Explore religion, mythology and nature in Indian sculptures
Sculptor artists project important problems through their art
Sculptures from the Harrappan ages (3300-1300 BC), the Mughal Empire (1526 – 1857 AD) and the ancient Mesopotamian period (3100 BC – 539 BC). Indian history.
One of the oldest art forms in existence, the art of sculpture has been a widespread practice since the Indus Valley civilization, when small terracotta figurines were first made, usually women or animals. Important means for historians to document life at the time, such as a war victory or a good deed, they depicted the various clothing and accessories worn, the hairstyles adopted, the musical instruments and weapons used over the centuries. .
Historical legends behind famous sculpture caves
“Imagery has always been an integral and recognized part of art in Indian history, as it is akin to the historical documentation of our cultural past,” said Monidipa Dey, art historian from Kolkata. India Media Group.
The art of Indian sculpture also largely focuses on religious themes, with artists being enamored with mythological stories of gods and goddesses and creating statues from historical epics and other literary works as in Bhasa Pratima-Nataka, where images of dead royalties were made as objects of reverence and in Ramayana, when the god Rama kept the golden idol of his wife Sita by his side in his absence.
Dey mentions that the Kailashanathar temple in Kanchipuram boasts of many intricately carved figures, such as the Bhiksatana of Lord Shiva standing inside a devakulika or a niche in a sanctuary.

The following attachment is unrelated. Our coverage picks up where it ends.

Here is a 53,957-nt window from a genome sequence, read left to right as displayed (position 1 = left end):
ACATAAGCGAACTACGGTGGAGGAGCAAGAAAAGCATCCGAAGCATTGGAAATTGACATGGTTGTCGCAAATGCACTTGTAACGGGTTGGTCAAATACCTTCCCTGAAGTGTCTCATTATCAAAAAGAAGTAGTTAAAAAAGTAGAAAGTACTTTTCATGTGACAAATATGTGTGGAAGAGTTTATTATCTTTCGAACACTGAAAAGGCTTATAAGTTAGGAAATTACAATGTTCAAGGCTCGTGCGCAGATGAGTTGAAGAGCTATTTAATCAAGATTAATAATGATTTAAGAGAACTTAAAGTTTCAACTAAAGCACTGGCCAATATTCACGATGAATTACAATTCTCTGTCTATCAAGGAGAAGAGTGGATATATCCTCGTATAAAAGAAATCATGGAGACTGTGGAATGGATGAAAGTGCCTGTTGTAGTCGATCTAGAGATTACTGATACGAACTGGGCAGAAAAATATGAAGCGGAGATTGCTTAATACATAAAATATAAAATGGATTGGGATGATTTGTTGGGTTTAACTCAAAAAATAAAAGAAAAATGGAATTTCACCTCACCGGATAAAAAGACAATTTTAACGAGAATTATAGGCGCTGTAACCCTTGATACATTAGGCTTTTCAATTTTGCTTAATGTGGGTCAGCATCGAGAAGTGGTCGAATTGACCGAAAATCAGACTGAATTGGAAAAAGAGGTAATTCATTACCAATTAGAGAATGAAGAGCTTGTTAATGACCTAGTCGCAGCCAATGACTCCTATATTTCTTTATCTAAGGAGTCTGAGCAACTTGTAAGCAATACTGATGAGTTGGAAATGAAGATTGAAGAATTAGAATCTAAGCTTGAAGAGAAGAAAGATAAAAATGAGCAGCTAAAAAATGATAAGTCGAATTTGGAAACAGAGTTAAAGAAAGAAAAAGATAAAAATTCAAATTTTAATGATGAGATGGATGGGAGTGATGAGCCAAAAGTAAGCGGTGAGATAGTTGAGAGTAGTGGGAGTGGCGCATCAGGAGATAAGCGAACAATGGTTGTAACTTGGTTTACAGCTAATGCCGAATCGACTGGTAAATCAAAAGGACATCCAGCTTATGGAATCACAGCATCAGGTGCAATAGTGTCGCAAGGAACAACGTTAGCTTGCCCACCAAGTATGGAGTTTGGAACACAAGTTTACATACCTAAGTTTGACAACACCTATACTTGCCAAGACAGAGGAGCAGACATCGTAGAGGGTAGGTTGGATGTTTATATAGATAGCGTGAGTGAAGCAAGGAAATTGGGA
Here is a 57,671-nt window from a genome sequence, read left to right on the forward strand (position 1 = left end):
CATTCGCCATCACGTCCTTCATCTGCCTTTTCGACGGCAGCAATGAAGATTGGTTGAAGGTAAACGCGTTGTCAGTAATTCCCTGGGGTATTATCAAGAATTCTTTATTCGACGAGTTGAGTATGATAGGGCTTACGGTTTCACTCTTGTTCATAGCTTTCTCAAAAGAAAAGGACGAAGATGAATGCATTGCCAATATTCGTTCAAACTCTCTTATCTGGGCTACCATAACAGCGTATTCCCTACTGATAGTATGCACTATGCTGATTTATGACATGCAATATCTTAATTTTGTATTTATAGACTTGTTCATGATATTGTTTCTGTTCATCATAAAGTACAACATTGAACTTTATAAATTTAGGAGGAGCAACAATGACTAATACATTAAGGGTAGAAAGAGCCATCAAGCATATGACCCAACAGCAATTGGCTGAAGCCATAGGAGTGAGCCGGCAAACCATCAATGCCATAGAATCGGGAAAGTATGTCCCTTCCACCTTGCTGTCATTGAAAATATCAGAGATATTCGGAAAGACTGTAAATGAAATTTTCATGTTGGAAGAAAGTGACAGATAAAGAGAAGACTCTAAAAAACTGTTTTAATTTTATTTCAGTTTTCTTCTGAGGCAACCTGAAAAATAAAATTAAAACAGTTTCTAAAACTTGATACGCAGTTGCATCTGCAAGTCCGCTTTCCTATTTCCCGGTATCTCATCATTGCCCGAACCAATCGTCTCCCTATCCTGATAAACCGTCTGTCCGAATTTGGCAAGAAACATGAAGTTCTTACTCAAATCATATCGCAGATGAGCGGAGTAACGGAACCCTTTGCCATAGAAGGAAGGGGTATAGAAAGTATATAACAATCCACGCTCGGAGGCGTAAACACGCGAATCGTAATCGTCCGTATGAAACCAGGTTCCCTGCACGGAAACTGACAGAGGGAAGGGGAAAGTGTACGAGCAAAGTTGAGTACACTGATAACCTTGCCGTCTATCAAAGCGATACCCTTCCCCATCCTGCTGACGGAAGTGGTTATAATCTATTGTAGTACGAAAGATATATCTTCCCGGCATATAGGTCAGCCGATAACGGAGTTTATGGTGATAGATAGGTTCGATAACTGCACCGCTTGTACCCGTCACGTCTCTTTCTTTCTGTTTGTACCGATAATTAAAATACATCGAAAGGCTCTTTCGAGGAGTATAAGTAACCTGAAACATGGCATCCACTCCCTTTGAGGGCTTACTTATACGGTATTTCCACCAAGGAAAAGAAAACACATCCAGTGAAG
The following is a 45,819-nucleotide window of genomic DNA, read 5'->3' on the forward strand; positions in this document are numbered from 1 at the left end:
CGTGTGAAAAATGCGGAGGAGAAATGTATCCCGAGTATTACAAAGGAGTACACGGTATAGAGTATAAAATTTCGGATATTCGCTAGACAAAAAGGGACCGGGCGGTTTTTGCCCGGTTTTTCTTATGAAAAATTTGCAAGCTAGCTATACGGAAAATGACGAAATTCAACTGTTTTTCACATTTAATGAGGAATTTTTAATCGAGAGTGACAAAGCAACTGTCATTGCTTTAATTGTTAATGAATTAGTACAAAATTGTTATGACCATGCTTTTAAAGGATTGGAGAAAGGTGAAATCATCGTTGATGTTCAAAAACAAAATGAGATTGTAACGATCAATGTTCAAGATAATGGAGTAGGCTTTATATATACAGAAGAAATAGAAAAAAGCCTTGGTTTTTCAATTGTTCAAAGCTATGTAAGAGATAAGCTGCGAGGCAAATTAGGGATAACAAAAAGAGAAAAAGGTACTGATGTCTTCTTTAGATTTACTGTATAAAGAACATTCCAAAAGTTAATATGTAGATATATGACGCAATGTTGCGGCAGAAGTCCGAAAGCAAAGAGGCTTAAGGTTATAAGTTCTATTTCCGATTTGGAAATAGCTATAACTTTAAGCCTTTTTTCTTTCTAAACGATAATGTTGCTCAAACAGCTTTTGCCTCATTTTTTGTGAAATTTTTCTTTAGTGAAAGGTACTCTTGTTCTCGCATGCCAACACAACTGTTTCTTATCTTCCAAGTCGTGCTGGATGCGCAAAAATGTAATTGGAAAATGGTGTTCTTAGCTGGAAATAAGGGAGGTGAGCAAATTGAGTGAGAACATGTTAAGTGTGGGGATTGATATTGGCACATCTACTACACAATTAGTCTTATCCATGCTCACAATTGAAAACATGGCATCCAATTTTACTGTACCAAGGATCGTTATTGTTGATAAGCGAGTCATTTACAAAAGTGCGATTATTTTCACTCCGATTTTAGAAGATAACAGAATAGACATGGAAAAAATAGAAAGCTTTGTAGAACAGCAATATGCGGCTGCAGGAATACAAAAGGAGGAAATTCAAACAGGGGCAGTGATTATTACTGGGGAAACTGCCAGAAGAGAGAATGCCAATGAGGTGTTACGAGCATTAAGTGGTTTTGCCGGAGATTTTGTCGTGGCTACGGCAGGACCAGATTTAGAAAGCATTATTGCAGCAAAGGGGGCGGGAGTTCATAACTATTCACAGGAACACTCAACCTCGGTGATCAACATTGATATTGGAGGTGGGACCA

“The anatomy is almost perfect, the beautifully sculpted figure showing Shiva in motion almost as if he is really walking, with his beautiful hairstyle and sandals,” Dey explains.
Some of India’s most iconic sculpture sites are the Ellora Caves located in the Aurangabad district of Maharashtra, which is one of the largest rock-hewn Hindu temple cave complexes in the world. The caves have deities from Hinduism, Buddhism and Jainism from the Rashtrakuta and Yadava dynasty, and represent the religious harmony and tolerance characteristic of ancient India.
Another example is the Elephanta Caves, where syncretic sculptures of Hindu and Buddhist ideas are carved out of solid basalt rock. Some of the most famous sculptures here are the Trimurti Sadashiva (Three-faced Shiva), Nataraja (Lord of the dance) and Yogisvara (Lord of Yoga). The two rock temples were declared UNESCO World Heritage Sites in 1983 and 1987, respectively.
Dey visited various museums and galleries that display a variety of sculptures from different regions and historical periods. She especially the unknown artists who created Mathura art and temple wall art from the Chola Empire of South India.
“The Chandesanugrahamurti of Shiva in Brihadishwara temple is one of my favorites. These sculptures are not just a perfect blend of all Rasas, a concept in Indian art that denotes an aesthetic and emotional flavor, but they also look like a living body, often making me feel like they can come out of their stone molds, ”Dey adds.
The inspiration behind the works of art of modern sculptors
In fact, this distinctive realism and tactile nature is what draws many contemporary artists to the medium. Dhananjay Singh, a sculptor from Bihar, has been practicing the art of sculpture since 1994. He started working with direct plaster and stone carving, before moving on to welding techniques and materials like metal, as he wanted to create juxtaposition and duality in his pieces.